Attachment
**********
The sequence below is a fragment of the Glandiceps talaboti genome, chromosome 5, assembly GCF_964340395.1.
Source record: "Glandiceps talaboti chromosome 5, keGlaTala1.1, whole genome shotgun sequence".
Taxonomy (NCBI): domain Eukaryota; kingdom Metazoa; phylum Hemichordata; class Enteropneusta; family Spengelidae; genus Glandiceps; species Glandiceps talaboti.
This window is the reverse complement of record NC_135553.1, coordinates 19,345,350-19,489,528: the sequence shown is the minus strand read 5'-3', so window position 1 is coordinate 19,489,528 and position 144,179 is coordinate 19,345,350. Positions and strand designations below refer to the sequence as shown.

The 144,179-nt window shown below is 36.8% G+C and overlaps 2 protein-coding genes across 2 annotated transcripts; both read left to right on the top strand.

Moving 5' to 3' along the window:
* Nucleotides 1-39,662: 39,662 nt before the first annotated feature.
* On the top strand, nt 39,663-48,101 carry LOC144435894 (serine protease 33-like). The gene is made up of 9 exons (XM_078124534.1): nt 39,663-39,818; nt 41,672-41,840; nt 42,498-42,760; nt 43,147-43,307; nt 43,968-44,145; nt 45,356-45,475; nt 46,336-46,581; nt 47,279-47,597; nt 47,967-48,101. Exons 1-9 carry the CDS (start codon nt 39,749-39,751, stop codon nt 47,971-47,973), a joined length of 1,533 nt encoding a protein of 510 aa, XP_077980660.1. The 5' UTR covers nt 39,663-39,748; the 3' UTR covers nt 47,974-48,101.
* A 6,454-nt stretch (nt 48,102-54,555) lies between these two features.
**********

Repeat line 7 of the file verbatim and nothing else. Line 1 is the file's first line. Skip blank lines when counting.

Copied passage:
* Nucleotides 1-39,662: 39,662 nt before the first annotated feature.